Saturday, June 9, 2012

Things from home I miss

Friday June 8, 2012

Things from home I miss:

A hot shower – one that isn’t either scalding hot or cold, or just a drip of water coming from the faucet
Clean clothes washed in a washer and dried in the dryer
Access to the internet whenever I want it

We have been here for two weeks and barely gotten on the internet when others could.  The Foot2Afrika computer guru, “Dr. B2B”, told me yesterday that it is a problem with the operating system on my new HP laptop. According to Dr. B2B, apparently Windows 7 Home edition drops internet connections like crazy, so he told me I needed a whole new operating system, which he installed. I hope I will not kick myself in the butt later (sorry David!). So now that I have my laptop back, I have tried to access the internet and I get a message telling me that “term limits are exceeded.” The explanation I got for this message is that our password has expired and Deb has to assign us a new one (this will be our third), and she is not here to do that, and so I wait. Not that it matters anyway, since we have a power outage at the moment and I could not be on the internet anyway.

It has been a tough day for basic needs; so far today, just since we arrived back at the house at 5PM, we have lost both water and power. So the next time you feel frustrated at something you expect to have and don’t, remember that here in Tanzania, that is part of normal daily living! 

update: Saturday morning - power was out until after midnight last night, and this morning there is barely any water. I am SO IN NEED of a shower it isn't funny.

Wednesday, June 6, 2012

Making a Difference

I believe many volunteers around the world undertake these volunteer experiences hoping that we will "make a difference". I know I did, and I think Rebecca did also, but I will let her speak to that if she chooses. And it is indeed a nebulous concept. I know that I have never known what to "make a difference" would "look like". It is something I have sought since I was a teenager. I remember Mother Teresa, and looked up to her as someone I believed made a difference in the world, and I also knew I would never be another Mother Teresa-like role model. So I never followed that instinct in me to go out into the larger and unknown world and find the meaning for me of what it means to "make a difference", until now.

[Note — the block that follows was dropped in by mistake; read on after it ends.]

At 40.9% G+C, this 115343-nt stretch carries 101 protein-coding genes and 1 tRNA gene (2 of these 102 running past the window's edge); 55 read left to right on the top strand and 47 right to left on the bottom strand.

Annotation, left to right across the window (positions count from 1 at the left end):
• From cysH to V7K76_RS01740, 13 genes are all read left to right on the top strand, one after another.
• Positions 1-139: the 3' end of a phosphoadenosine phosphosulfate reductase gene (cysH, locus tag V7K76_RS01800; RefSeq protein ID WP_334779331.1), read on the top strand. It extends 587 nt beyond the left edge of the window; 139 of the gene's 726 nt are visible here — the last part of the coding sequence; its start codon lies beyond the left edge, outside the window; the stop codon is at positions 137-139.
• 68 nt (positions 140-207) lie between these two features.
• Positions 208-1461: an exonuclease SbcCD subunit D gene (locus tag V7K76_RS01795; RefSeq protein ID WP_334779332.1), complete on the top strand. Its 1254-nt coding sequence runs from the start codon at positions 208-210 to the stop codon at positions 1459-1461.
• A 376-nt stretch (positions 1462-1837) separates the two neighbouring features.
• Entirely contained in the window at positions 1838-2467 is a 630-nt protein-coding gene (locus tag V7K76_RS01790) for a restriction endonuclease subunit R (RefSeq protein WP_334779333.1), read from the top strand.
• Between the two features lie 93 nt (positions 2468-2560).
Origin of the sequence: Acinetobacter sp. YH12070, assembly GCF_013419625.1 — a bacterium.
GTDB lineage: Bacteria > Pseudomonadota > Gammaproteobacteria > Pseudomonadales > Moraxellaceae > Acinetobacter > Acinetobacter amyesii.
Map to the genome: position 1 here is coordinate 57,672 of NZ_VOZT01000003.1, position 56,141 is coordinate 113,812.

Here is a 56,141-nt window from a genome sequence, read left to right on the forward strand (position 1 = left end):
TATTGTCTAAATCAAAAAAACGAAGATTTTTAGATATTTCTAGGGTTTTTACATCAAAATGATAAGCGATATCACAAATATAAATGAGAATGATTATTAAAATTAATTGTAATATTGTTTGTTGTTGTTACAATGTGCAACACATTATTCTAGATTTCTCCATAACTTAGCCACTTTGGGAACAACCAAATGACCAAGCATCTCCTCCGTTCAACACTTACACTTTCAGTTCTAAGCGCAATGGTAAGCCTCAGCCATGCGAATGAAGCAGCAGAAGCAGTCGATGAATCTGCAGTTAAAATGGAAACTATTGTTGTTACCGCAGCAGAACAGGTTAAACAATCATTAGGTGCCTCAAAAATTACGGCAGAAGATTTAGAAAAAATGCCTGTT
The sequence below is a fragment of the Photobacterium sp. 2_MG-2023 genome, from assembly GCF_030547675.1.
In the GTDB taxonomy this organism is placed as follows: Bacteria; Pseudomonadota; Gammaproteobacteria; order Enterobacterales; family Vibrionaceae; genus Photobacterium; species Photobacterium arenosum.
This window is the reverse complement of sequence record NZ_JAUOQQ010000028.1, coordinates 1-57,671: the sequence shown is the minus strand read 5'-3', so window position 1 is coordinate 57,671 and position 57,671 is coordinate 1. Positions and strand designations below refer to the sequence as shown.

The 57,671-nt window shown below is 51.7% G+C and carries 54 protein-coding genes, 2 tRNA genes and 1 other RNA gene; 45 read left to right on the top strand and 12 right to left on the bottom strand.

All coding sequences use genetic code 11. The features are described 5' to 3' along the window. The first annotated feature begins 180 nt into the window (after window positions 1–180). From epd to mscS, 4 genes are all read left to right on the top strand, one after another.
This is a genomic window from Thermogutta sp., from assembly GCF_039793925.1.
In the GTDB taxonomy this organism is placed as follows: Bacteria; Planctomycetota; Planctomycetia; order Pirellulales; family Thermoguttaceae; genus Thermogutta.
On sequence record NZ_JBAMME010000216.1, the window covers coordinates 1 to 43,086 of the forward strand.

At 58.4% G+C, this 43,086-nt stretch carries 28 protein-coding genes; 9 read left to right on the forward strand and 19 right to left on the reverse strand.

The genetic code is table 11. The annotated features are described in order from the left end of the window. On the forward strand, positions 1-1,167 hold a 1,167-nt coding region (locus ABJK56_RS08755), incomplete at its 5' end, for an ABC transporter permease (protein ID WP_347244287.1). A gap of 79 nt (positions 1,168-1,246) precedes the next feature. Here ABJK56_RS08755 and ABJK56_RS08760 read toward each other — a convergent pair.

During my short time here, I have wondered if anything I do here will make a difference; am I providing something measurable?

I don't have an answer to this question at this time. I/we still struggle with the question of what to do at Hope Village. We really want to go there and spend time with the children helping them with their English, and we know that our time now is very limited (a very short 2 weeks). We look at the cost and weigh how much the money could benefit them, and would that make a more measurable contribution than our presence for 10 days? and what about the children we are teaching at Kilimanjaro Orphanage? Will we have contributed anything sustainable to their future? I have learned that while 4 weeks felt like a really long time when we were still back at home, it is very little time when you are here hoping to "make a difference" in the life of a child. How much English can we teach them in 4 weeks? Will anyone take our place when we leave, to continue the work we started? 

And then there is the BIG question (and I wondered this even before we set foot in Tanzania): will we have done more harm than good? We develop a relationship with these amazing children who have already suffered so much, and then we leave them. What do they think? do they question why? do they wonder if THEY did something WRONG that causes people to leave them? Do they think that people abandon them because they are bad? I know from experience, and my training as a social worker, that children take the blame for things that happen to them, and internalize experiences as some how being their fault. I hate to think that "our" kids will wonder what they did that caused us to leave them. They have already lost parents, grandparents, and siblings, and their home. More questions with no answers.